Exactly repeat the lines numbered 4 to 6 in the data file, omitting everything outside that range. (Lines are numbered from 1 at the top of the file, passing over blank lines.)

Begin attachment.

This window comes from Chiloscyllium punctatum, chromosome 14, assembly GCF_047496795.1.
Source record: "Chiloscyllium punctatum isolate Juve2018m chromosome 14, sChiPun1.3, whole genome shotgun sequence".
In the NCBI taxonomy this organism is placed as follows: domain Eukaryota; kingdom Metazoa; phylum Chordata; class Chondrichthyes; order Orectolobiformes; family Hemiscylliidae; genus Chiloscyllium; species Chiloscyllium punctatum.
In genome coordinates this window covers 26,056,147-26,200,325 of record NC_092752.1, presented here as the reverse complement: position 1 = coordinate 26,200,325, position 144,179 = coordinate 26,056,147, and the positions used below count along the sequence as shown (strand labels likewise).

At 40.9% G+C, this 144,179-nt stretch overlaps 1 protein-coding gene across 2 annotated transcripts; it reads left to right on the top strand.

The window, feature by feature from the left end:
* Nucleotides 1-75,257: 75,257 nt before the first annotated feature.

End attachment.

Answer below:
In genome coordinates this window covers 26,056,147-26,200,325 of record NC_092752.1, presented here as the reverse complement: position 1 = coordinate 26,200,325, position 144,179 = coordinate 26,056,147, and the positions used below count along the sequence as shown (strand labels likewise).

At 40.9% G+C, this 144,179-nt stretch overlaps 1 protein-coding gene across 2 annotated transcripts; it reads left to right on the top strand.

The window, feature by feature from the left end: